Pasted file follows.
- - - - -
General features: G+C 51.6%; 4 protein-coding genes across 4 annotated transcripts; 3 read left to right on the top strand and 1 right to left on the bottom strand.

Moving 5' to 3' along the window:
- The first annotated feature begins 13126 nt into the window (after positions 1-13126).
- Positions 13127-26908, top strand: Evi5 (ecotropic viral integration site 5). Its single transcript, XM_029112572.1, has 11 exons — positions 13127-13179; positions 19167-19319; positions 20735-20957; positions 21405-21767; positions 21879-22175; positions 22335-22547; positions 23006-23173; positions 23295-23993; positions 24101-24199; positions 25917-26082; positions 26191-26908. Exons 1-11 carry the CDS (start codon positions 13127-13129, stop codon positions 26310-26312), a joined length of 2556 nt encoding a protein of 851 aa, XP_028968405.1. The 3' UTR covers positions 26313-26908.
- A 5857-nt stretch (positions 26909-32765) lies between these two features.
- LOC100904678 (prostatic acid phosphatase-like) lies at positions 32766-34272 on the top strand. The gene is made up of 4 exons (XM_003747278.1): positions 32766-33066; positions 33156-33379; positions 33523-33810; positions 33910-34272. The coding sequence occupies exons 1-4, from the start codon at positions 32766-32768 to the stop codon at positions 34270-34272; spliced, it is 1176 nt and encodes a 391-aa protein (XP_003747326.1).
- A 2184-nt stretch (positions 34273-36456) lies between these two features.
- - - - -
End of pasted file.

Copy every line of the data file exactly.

General features: G+C 51.6%; 4 protein-coding genes across 4 annotated transcripts; 3 read left to right on the top strand and 1 right to left on the bottom strand.

Moving 5' to 3' along the window:
- The first annotated feature begins 13126 nt into the window (after positions 1-13126).
- Positions 13127-26908, top strand: Evi5 (ecotropic viral integration site 5). Its single transcript, XM_029112572.1, has 11 exons — positions 13127-13179; positions 19167-19319; positions 20735-20957; positions 21405-21767; positions 21879-22175; positions 22335-22547; positions 23006-23173; positions 23295-23993; positions 24101-24199; positions 25917-26082; positions 26191-26908. Exons 1-11 carry the CDS (start codon positions 13127-13129, stop codon positions 26310-26312), a joined length of 2556 nt encoding a protein of 851 aa, XP_028968405.1. The 3' UTR covers positions 26313-26908.
- A 5857-nt stretch (positions 26909-32765) lies between these two features.
- LOC100904678 (prostatic acid phosphatase-like) lies at positions 32766-34272 on the top strand. The gene is made up of 4 exons (XM_003747278.1): positions 32766-33066; positions 33156-33379; positions 33523-33810; positions 33910-34272. The coding sequence occupies exons 1-4, from the start codon at positions 32766-32768 to the stop codon at positions 34270-34272; spliced, it is 1176 nt and encodes a 391-aa protein (XP_003747326.1).
- A 2184-nt stretch (positions 34273-36456) lies between these two features.